Bethel-Thompson made an eight-yard TD pass to wide receiver Eric Rogers late in the final quarter of the game.

“They got after us a bit . . . we didn’t block, or pass protect well,” said Ryan Dinwiddie, rookie head coach of the Argos in a post-match interview. “They just kicked our butts; we’ve got to come back and be a better team next week.”

The Labour Day contest was the first of four fixtures this year between Toronto and Hamilton. The two teams would face off again on Friday at BMO Field. Afterwards, the Tim Hortons Field will play host to the Argonauts again on Oct. 11 with the regular-season finale scheduled for Nov. 12 in Toronto.

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Roughriders looking to bounce back after Labor Day defeat

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In what an unusual feeling for the Saskatchewan Roughriders, they would now need to dust themselves up after a 23-8 loss to the Winnipeg Blue Bombers in what was a Labor Day Classic showdown in front of a full capacity crowd at Mosaic stadium.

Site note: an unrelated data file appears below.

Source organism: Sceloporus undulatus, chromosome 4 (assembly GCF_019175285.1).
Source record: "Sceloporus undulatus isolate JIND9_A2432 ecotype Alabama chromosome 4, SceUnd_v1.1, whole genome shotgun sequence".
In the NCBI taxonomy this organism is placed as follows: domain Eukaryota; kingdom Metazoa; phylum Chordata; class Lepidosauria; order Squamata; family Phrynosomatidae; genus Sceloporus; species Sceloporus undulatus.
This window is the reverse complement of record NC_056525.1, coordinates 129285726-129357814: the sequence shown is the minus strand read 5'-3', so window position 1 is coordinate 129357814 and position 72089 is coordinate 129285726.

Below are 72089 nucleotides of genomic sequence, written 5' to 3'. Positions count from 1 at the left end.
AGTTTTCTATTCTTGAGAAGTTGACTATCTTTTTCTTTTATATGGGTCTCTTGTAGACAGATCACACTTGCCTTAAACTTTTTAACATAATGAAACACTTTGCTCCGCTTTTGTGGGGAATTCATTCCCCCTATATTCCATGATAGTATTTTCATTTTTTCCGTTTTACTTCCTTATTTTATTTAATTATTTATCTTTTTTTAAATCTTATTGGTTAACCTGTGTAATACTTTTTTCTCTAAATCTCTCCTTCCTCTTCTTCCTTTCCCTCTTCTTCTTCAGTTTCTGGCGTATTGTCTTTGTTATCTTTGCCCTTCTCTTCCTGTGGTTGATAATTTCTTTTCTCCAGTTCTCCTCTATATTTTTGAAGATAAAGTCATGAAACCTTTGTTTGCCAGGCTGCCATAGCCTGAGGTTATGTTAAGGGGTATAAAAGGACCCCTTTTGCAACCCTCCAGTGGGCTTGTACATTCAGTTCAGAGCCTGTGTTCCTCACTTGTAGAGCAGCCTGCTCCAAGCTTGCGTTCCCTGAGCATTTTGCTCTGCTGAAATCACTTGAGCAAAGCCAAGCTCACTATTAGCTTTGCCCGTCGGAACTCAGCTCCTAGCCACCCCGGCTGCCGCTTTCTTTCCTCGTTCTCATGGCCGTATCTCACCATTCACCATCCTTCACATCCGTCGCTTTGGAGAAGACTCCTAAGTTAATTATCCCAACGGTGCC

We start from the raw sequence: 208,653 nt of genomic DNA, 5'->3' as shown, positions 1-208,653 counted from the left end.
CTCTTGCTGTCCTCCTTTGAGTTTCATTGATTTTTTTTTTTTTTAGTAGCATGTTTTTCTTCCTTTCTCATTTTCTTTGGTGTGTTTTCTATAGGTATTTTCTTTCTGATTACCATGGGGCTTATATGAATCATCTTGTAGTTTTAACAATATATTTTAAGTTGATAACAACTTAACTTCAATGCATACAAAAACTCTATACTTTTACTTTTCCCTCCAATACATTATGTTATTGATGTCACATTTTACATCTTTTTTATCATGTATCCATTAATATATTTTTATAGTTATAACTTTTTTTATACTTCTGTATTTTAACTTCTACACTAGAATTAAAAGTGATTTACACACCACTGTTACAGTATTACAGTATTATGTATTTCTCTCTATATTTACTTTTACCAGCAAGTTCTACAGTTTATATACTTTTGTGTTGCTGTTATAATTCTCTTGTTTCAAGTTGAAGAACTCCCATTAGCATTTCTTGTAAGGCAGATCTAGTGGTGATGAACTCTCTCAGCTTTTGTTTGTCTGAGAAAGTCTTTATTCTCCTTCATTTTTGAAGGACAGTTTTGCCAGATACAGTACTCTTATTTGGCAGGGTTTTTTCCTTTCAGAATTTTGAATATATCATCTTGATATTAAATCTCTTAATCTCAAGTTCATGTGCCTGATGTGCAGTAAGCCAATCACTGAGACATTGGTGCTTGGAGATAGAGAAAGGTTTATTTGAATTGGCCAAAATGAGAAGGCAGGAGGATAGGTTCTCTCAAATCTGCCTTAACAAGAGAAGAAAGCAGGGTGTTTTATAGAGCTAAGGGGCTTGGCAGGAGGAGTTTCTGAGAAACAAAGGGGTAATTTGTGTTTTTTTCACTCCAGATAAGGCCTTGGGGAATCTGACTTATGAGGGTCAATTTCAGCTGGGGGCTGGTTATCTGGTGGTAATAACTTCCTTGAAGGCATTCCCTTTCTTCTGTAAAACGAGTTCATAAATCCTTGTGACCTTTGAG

Craig Dickenson, head coach of the Riders, witnessed his team with an unbeaten record get utterly dominated by a more superior team from Winnipeg. Now, he has got a lot of work on his hands getting his team back to winning ways as they visit the Banjo Bowl next.

“We’re going to see what we’re made of now…the jury’s out,” said Dickenson.

Dan Clark, who played centre for the Riders expressed his disappointment in losing what was “the biggest game of the year”.

 “If you lose every other game, you don’t want to lose that one. We’ve just got to take the next step,” said Clark in a report. “There are 12 steps to the Grey Cup left and it’s just about taking that next step and focusing on what Saturday will bring.”

With their first defeat to Winnipeg, the Riders (3-1) now rank second place in the CFL’s West Division, trailing the Bombers by one victory (4-1). However, the Riders will have the chance to even the season series during their trip to Winnipeg this Saturday. With the CFL heating up, fans can now enjoy online sports betting Canada as they look forward to their team’s victory.